Monday morning I creep out of the house like a thief in the night. Terror grips me that my helper will arrive before I make my escape. I can’t bear to see her face as she witnesses the carnage of my home. What I do know is that by the time I arrive home long after the moon has risen, she will have removed the bodies of the dead, tended the wounded and restored order.
My mother once told me that trying to clean up after small boys is akin to trying to sweep the grains of sand off the beach. Saturdays start with me raging against this truth. By Sunday morning I surrender and by the following morning my house looks like the four horsemen of the Apocalypse threw a party and invited the Valkyries over. I can’t imagine what my helper must think. Actually, I can, and that is the reason why I sneak out of the house post haste.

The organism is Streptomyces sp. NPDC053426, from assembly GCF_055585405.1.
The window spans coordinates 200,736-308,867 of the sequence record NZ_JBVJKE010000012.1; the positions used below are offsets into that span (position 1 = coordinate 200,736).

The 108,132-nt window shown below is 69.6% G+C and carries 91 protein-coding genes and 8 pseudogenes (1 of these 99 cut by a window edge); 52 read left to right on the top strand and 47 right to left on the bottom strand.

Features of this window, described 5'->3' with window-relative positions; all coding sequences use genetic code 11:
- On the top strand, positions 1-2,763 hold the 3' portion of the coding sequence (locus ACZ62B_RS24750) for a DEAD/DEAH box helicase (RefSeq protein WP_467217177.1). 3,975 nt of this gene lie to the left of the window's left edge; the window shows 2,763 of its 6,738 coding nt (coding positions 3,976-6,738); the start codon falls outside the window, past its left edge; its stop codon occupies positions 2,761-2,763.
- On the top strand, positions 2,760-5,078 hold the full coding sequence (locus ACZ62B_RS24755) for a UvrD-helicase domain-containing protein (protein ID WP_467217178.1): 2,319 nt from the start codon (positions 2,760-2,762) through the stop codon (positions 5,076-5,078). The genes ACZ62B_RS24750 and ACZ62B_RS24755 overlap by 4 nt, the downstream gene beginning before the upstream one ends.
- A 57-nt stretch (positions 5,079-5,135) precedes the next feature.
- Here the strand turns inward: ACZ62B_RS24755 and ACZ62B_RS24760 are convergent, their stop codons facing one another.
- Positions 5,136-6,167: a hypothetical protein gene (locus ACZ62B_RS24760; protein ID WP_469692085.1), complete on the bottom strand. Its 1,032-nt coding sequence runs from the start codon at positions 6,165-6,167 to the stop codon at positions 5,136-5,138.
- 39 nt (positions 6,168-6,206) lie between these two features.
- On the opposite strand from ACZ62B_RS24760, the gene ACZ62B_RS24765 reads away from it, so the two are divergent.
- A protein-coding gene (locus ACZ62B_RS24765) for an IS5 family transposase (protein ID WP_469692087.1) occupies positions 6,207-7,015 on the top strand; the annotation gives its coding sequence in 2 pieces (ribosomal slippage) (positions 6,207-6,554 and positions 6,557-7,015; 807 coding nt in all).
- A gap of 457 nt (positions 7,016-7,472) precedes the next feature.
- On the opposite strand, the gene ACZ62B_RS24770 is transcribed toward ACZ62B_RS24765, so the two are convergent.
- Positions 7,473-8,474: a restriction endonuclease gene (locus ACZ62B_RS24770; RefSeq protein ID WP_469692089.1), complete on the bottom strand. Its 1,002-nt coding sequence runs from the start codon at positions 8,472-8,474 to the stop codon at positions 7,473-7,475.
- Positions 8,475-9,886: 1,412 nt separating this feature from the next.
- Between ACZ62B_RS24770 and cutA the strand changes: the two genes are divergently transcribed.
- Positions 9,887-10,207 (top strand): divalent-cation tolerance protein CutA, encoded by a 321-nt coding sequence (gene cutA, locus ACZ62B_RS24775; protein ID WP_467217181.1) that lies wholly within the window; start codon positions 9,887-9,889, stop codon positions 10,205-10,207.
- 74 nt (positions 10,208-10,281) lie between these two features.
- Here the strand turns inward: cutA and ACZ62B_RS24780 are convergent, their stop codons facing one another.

After the weekend I savour the first hour or two of my quiet ordered office. It seems an oasis after the maelstrom of weekend flurry including karate trials, two birthday parties, small girl now aged 5’s birthday, in-laws visit and part two of the construction of the Wendy house. After all that I can handle pretty much any crisis you throw at me here, it doesn’t come close to what I have just survived.
I cannot quite believe that small girl is now aged 5. She is a remarkable child, full of fire and passion. It must be the Scot or the Irish in her. At her age I was a frightened little mouse who wouldn’t have dared to say boo to a goose.
Small girl aged 5, however does not have that problem, she will happy take on a stern faced maître d at an upmarket restaurant over the lack of the lollipop clearly displayed in the menu. Trying to explain that this is a design feature and not an offering was boiled down to being an outright lie. Said maître d flummoxed in the face of such vehemence went and bought her a lollipop.
Of course, when all that fury and righteous anger is directed at you, it is quite a different matter.